Most of Granville Smith’s work involves advising pension fund trustees, although the wider team at Burges Salmon also advises employers who sponsor pension schemes, and pension funds run by life insurance companies. Pension schemes advised by the team have values ranging from the tens of millions to several billion pounds.

Many of the matters handled by the pensions team are high-stakes but, she says, the culture when working opposite other firms is less confrontational than in some other areas of law.

“It’s really collaborative,” she says. “You work with actuaries, consultants, covenant advisers, and, even when you’re on the opposite side to another set of lawyers on a deal, it’s generally a nice, collaborative environment.

People want to get to the same results. That’s not to say we can’t be robust when we need to be, but generally it’s very much a culture of sharing information.

Time out

Burges Salmon is the only law firm for which Granville Smith has worked. She did, however, leave between 2008 and 2017 to move abroad with her family and work in-house for a large property development business in Dubai.

Although she says she enjoyed her time there, work and family commitments led them to return to the UK, and she was offered the chance to return to the Burges Salmon pensions team.

ESG specialism

In parallel with the various regulatory changes and economic challenges faced by pensions schemes over the last couple of decades, a major cultural shift has also taken root, which is now one of the main focuses of Granville Smith’s practice.

In 2001 some in the pensions sector had a sceptical view of “ethical” or “sustainable” investment – with many expressing open hostility to something they saw as incompatible with their duty to maximise investment returns on behalf of scheme members.

Fast forward to 2023 and, while there remain some dissenting voices in the financial sector, ESG matters have become so mainstream that a major risk for many companies is being seen as not sustainable enough or, almost worse still, being accused of “greenwashing” by talking the ESG talk without being quite so committed to walking the walk.

As the lead on ESG issues in the Burges Salmon pensions team, Granville Smith says these are now issues that cut to the core of the way pension schemes operate, and trustees’ duties.

She explains, “ESG comes into play when trustees are exercising their duties in relation to investing assets, and also to the employer covenant, which governs the employer’s legal obligation and financial ability to support the scheme. There is a really strong focus on the employer covenant now.

“Trustees have to consider their duties under trust law and under legislation, including the scheme’s statement of investment principles and implementation statement. Some of the biggest schemes are having to do climate reporting now, so there is a lot of legislation, a lot of best practice.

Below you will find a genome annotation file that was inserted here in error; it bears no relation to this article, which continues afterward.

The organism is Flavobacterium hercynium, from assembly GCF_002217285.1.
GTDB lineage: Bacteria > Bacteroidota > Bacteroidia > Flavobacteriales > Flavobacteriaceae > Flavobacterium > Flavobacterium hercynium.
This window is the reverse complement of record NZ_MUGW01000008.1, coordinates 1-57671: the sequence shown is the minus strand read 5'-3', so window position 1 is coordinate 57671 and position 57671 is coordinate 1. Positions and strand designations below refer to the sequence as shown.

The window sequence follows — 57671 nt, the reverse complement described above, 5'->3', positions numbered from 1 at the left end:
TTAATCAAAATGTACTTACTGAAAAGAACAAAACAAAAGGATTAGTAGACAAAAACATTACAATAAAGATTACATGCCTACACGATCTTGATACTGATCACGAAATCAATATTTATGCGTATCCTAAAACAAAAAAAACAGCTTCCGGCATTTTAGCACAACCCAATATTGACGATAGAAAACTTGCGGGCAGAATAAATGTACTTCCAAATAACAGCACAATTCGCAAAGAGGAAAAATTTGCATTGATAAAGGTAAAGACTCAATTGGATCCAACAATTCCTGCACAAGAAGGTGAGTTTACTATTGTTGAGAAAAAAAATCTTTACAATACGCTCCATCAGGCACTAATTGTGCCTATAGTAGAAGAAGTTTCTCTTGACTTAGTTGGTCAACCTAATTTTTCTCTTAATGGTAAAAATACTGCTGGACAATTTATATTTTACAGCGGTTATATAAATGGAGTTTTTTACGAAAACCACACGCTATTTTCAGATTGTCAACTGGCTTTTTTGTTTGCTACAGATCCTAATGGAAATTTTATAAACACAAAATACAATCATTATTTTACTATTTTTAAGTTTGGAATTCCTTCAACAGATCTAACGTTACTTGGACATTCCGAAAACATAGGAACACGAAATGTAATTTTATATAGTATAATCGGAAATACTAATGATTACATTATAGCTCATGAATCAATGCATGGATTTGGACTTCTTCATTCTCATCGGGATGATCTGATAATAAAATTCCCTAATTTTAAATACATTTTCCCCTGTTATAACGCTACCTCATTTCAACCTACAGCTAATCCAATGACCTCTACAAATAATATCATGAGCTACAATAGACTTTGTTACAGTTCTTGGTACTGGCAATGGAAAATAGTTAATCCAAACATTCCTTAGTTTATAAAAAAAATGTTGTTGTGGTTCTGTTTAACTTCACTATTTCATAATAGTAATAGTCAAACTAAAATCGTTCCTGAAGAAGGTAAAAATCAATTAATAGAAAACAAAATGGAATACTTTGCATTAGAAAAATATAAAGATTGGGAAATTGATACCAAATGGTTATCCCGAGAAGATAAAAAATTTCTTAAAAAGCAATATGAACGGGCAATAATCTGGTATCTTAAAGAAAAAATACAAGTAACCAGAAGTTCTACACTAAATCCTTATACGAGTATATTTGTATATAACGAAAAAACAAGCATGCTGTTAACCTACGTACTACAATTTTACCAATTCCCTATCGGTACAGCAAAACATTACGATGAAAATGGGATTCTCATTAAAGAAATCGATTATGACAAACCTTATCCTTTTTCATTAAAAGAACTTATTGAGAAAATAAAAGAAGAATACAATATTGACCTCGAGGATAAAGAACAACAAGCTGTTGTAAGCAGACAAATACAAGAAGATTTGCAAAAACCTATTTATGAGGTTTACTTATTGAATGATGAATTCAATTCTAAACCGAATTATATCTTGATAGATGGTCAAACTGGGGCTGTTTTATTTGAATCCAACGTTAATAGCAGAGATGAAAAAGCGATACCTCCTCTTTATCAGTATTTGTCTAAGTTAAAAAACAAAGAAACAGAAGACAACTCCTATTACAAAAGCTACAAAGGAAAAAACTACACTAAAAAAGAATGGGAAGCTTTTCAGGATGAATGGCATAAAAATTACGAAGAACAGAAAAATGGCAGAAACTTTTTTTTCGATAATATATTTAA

“It is something that the Pensions Regulator is really strongly focusing on now, and some of its latest blogs have emphasised that trustees need to have training on ESG and be conversant with it, not just see it as a tick-box exercise – they need to be able to question their advisers about it properly.

ESG isn’t just a hot topic at the moment. It is going to be an ongoing theme, not just for pension schemes but for all corporates and governments.

To help clients navigate these issues, Granville Smith led the development of a Pension Schemes ESG tool which launched last year, and which was commended at The Lawyer Awards. This is an interactive guide that provides direction on how trustees and employers should meet their ESG requirements and helps users identify gaps in their knowledge.

Embracing detail and change

Pensions is an area that has changed radically in recent decades and will probably continue to do so. So, given that the limited number of firms with pension departments mean it is a specialism that prospective trainees would need actively to seek out, what makes a good pension lawyer?

“We all have our different skills, and everyone brings something to the table,” says Granville Smith. “But, in terms of what makes a good pensions lawyer, I think perhaps somebody who likes detail, because there is a lot of legislation, and there are a lot of new developments, so it helps to be someone who likes the challenge of technical law and keeping up-to-date with a changing environment.

“They would also need to like working with other people – not just other lawyers, but trustee boards and other advisers. So, as well as being on top of the detail, they need to be good at cutting through it and explaining complex things clearly.

Pensions is actually an exciting area with all sorts of things going on, and regular changes in legislation and regulation, so if you are going to thrive in this area you need to be the sort of person who will embrace that.


Burges Salmon